All Things Dog Food: Choosing the Right Food for Your Dog
You’re browsing down the dog food isles, just like any other day, shopping the countless bags of edible goodness for Just the right one, the perfect dog food for your pet. But… which one? They all claim to be the best, to offer nutritional perfection, from the $15 container to the $50 container.
Vocabulary to Know:
By-products: Clean, non rendered ‘parts’, other than meat, contained within dog food.
Meal: A product of the rendering process. A wealth of ingredients are mixed, ground together, and cooked; the leftover solids can be used in dog food.
Rendering: Various deceased animal ingredients ground & cooked in large vats. Though rendering is a questionable process, it is used across the board by nearly all dog food manufacturers.
Avoid ingredients simply labeled ‘meat meal’ or ‘meat by-product’. These are listed as such because the manufacturer didn’t really know what it was.
Cheapest isn’t Always Best
Let’s imagine (in a purely hypothetical situation) you, the consumer, don’t know the exact nutritional requirements for your beloved pooch to thrive. Dog food is, well, dog food - right? You’re probably going to make the most economical decision by purchasing the 50lb. Bag of dog food that costs you a mere $15 or so. That’s nearly a month’s supply for most of us!
What if I told you that is exactly the mindset the marketing heads for brands like ‘Purina’ want their target consumer to have? They target the avg. consumer, the dog owner who might not have the most knowledge in nutritional areas, throwing advertisements of dreams and happiness their way.
The truth is- there is a reason these foods are so cheap; don’t be fooled by the advertising you see on television. Rather than utilizing quality ingredients that your dog has evolved to thrive from, like animal meat, many manufacturers use cheaply produced (grown) ‘filler’ ingredients, like corn, to build the majority of their foods.
Take a look at the top three ingredients used in the following extremely popular dog foods-
(Ingredients appear in descending order of their weight)
Alpo Dry Dog Food:
Ground Yellow Corn
Corn Germ Meal
Beef & Bone Meal
Kibbles ‘n Bits Dry Dog Food
Beef & Bone Meal
Purina Dog Chow Dry Dog Food
Whole Grain Corn
Meat & Bone Meal
Corn Gluten Meal
Pedigree Dry Dog Food:
Ground Whole Grain Corn
Poultry By-product Meal (remember, a by-product isn’t the meat itself)
Corn Gluten Meal
Take another look at the three definitions listed above.
Notice how the number one ingredient found in all four, that is- the largest quantity of, is corn, a substance manufacturers use as a ‘filler’ ingredient to produce more of a cheaper product. Most viewers would see ‘poultry’ listed on Pedigree labels, or ‘beef’ listed under Alpo labels, and think their pets are getting quality sources of poultry and beef. Which of course is what these companies want their consumers to think.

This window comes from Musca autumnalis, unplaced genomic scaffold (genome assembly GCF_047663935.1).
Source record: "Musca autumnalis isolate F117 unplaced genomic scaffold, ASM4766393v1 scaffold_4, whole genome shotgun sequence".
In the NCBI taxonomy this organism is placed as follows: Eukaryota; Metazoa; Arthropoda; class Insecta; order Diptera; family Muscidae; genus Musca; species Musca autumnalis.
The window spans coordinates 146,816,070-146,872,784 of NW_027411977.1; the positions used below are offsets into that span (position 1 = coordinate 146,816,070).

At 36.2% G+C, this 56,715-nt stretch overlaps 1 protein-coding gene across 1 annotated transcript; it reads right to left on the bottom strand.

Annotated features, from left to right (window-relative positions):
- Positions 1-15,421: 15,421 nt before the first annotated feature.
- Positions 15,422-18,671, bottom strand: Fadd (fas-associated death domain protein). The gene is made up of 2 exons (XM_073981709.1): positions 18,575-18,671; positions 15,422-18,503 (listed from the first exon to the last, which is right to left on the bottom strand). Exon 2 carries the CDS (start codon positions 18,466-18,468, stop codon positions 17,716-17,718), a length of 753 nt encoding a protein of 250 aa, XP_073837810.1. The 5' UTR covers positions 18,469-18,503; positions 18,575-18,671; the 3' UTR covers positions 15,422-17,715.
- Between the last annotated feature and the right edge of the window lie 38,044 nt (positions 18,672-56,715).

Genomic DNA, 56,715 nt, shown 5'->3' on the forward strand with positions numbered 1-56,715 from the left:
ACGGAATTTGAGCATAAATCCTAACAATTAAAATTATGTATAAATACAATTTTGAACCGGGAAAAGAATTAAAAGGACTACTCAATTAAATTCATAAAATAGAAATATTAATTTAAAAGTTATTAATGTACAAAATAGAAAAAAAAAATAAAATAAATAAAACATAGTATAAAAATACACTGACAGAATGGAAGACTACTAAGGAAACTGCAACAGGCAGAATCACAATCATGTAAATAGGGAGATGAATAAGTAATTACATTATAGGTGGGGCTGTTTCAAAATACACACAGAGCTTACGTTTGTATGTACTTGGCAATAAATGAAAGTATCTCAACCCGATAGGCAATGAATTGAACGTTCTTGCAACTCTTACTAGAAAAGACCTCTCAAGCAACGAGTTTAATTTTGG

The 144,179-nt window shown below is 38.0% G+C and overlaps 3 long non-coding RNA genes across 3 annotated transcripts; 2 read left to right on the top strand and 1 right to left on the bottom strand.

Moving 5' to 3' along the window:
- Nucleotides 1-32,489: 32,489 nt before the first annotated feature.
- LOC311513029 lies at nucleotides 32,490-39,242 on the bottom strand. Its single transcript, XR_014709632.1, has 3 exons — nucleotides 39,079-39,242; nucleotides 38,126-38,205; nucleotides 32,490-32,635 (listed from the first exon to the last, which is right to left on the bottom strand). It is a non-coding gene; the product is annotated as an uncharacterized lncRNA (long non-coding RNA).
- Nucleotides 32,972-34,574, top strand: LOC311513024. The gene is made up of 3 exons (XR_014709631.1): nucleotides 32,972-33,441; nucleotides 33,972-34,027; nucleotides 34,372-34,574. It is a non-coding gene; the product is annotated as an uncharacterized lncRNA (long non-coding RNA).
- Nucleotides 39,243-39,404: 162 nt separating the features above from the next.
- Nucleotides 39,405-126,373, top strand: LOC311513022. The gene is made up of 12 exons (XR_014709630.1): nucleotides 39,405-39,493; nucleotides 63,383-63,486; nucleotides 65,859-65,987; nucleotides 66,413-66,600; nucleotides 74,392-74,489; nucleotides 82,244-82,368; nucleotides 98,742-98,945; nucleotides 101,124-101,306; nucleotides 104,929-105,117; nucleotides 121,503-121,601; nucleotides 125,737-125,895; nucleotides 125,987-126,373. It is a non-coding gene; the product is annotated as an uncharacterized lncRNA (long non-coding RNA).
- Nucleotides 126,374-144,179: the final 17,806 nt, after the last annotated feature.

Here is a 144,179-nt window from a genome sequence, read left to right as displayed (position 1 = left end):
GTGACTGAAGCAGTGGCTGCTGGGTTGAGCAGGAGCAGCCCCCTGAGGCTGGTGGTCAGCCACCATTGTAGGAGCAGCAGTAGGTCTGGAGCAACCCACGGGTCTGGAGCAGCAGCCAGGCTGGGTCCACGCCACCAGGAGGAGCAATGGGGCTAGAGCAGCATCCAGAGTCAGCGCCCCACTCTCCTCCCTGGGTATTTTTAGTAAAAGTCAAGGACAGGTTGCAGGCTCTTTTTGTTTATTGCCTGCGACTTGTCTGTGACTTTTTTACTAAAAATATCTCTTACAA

Not all of the essential amino acids a dog needs to thrive can be found in the proteins of plant products. In a perfect situation your dog would be fed quality sources of (cooked) animal meat on a daily basis.
The Canine diet long ago consisted of almost no plant sources whatsoever, but rather nearly entirely of animal meat.
You can find a thorough listing of 1-5 star dog foods, as well as an explanation of why some ingredients are better than others, at Dog Food Advisor!
The brands listed above offer a wide variety of foods, some being higher quality.
If your goal is to find the cheapest food possible, grab that huge bag of Purina. Understand you’re getting exactly what you are paying for.
If you are looking for something nutritionally sound, you’ll need to know what types of nutritional information to look for. You’ll need to do some research (don’t worry; it isn’t all that hard).
Is the first ingredient listed on the back of your dog food package an animal or plant product?
Not All Protein is the Same
Recommending a daily amount of protein is kind of futile, since even the cheapest brands can easily meet that amount with inferior ingredients. Look further, asking yourself what type of protein you are feeding your dog.
Let’s examine the first few ingredients of some higher quality dog foods:
Blue Buffalo Wilderness Adult
Tapioca Starch (a Carbohydrate)
Taste of the Wild Southwest Canyon Dry Dog Food
The first ingredient is beef, a quality meat ingredient. Though the second two are vegetable sources, they are considered quality carbohydrates.
Earthborn Holistic Primitive Natural
Notice how none of the foods I listed utilize corn? This is true for many five star foods. If you’ll examine some of the cheaper brands I’ve listed above next time you visit the store, you might find some with the top three being corn derivatives.
According to the National Research Council, most dogs don’t need to consume any carbohydrates to remain healthy. Unlike humans, a dog’s digestive system works slightly differently, utilizing fat stores as its’ main energy source.
They don’t need corn, wheat, barley rice or potatoes. So why do these seem to be major ingredients in most dry dog foods?
These are the reasons manufacturers use certain carb-filled ingredients; it has little to do with nutrition. That isn’t to say dogs can’t use carbohydrates; they certainly can. A good dog food should offer more quality sources of protein and (ideally) fewer carbohydrates, as well as micronutrients like vitamins and minerals, omega 3 & 6 fatty acids., etc.
Next time you shop for dog food, remember- cheaper isn’t better!